OK, fired up for the potential of the new, bladefree and seemingly super safe LASIK technology, last week I went to the nearby Tylock LASIK, in Irving Texas.
Excellent question. There are some serious marketing dollars being tossed around in this area and it is hard to wade through the interwebs to an island of clarity.
- Of the big local names, they had the best Angie's List ratings and reports by far.
- Their staff was flawlessly responsive and gave great customer service
- By contrast, another big name place took a week just to return my call
- It didn't mean a lot to me, but it didn't hurt that they were the official provider for three local professional sports teams (Stars, Rangers, Mavericks)
- Tylock's credentials, record, and experience
- The nifty state of the art technology they use (granted, the other big name places were probably similar)
Right off the bat, I was quite happy that they had later times so I could go in after work. Very nice.
Ah, my old nemesis, really bright lights shining in my eyes. They had a number of devices there to do all sorts of measurements on my eyes. It was all pretty tolerable and quick. Then it was on to a regular old eye exam.
Which is Clearer, A or B?
Nothing new in the eye exam. It went quickly and smoothly. All signs pointed to me being a great candidate for LASIK. So I took the option they earlier provided to move right into the detailed exam.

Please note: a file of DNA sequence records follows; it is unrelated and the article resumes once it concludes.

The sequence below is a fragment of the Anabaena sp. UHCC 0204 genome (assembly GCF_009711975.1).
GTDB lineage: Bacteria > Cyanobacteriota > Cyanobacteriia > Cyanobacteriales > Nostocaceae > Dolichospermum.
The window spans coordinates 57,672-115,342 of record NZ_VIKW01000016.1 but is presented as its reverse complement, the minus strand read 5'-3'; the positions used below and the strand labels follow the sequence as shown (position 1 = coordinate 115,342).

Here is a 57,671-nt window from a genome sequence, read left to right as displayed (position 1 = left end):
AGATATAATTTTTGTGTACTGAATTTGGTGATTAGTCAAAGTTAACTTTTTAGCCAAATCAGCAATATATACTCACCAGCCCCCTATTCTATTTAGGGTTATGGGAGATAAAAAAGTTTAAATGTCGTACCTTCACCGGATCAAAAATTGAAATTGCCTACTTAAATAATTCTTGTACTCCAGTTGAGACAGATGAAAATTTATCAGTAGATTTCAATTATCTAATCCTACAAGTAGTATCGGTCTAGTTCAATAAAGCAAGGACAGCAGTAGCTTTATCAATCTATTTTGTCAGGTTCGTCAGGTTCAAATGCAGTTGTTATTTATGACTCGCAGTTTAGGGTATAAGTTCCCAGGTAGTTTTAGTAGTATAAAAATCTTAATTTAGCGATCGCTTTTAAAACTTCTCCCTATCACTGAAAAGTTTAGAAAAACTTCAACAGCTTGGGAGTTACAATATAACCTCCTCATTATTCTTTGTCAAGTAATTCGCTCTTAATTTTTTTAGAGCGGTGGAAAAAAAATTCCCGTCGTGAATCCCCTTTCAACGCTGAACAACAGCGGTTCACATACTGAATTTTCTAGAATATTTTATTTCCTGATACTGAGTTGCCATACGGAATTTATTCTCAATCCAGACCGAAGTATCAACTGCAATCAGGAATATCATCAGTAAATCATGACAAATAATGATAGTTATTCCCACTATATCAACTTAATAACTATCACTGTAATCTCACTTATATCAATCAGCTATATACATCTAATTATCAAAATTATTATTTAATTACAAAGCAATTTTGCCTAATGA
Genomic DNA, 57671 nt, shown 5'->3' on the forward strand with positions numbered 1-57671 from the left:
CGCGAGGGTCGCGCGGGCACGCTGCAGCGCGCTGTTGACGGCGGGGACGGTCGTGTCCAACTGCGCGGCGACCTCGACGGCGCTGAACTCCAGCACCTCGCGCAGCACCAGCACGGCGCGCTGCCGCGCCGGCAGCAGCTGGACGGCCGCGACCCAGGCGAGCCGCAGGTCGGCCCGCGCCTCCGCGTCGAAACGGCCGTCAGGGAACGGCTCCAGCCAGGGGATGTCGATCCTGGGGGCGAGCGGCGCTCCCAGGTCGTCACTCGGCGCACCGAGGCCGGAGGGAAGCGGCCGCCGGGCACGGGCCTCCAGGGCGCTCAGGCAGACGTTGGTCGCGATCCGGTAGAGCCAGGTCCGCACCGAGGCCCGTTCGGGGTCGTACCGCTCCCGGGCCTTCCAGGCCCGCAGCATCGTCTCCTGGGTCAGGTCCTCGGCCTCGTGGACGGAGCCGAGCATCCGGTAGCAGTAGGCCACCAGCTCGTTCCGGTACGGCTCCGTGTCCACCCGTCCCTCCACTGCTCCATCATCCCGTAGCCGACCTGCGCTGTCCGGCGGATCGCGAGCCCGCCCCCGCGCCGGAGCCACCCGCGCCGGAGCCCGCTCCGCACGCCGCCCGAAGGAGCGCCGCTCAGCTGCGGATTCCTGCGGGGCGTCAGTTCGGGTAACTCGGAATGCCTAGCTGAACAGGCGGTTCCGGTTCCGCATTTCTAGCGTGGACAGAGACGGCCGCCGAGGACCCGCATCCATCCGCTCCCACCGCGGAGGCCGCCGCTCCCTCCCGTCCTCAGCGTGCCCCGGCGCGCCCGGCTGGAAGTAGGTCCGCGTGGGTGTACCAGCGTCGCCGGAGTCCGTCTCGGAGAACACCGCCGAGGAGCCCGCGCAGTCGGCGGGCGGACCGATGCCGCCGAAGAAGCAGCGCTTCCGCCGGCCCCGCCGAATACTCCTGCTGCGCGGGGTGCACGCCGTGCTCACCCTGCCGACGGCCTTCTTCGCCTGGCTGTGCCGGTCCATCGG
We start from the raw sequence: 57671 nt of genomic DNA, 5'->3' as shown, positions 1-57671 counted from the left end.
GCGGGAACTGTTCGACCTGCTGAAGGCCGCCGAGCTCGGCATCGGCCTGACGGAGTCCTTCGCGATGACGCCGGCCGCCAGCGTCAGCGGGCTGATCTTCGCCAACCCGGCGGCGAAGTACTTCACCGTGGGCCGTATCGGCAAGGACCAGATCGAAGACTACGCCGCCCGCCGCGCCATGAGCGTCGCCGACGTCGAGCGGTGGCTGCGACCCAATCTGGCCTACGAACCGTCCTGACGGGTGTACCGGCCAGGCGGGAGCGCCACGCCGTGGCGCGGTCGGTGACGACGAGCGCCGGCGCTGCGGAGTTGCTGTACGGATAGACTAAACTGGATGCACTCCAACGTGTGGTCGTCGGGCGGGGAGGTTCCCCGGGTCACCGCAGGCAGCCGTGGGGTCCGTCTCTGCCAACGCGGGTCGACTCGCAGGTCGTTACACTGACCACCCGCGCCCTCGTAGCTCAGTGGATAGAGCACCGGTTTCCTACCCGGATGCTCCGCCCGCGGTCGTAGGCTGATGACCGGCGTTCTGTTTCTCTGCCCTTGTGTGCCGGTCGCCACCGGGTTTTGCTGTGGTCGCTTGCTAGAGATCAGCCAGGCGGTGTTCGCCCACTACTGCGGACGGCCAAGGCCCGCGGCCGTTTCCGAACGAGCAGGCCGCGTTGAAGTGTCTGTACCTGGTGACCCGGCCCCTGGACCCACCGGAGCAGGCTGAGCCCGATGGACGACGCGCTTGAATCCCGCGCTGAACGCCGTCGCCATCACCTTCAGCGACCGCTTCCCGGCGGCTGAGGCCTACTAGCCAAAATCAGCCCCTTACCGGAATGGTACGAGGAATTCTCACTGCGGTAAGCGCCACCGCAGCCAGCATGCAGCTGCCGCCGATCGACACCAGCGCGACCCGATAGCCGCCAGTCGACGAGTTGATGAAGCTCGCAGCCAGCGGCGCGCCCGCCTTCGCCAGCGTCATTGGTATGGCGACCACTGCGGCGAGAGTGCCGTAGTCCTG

Big Pupils, Small Mouth*
* - a joke for any fellow anime fans.
This is where it got uncomfortable for me, but probably funny for the casual observer. They put drops in my eyes to dilate them and waited 15 minutes. Then the kind, young attractive lady doctor from before revealed that she was actually trained in "enhanced interrogation". Oh my freaking god, THE LIGHT! I hate the whole light in the eyeball thing as it is, but she was going to town.
Now, the good news is that she was being thorough and I like being able to see well, so that is a good thing. The bad news is OMG THE LIGHT!
It must have been a sight to behold, me struggling to keep my eyes open while tears streamed down my cheeks (it's what eyes do in the presence of THE LIGHT!).
OK, I jest. All in all, it wasn't that bad. Definitely a bit of discomfort, but not fantastically more than I experience in every routine eye exam when they break out THE LIGHT!
I stepped outside, waited for maybe ten minutes, and then a gentleman chatted about the pre-op, peri-op, and post-op activities. Oh, and price. LASIK still ain't cheap. Armed with prescriptions, instructions, and the nifty little disposable shades they gave me...I drove off into the night.
My appointment would be eight days hence...
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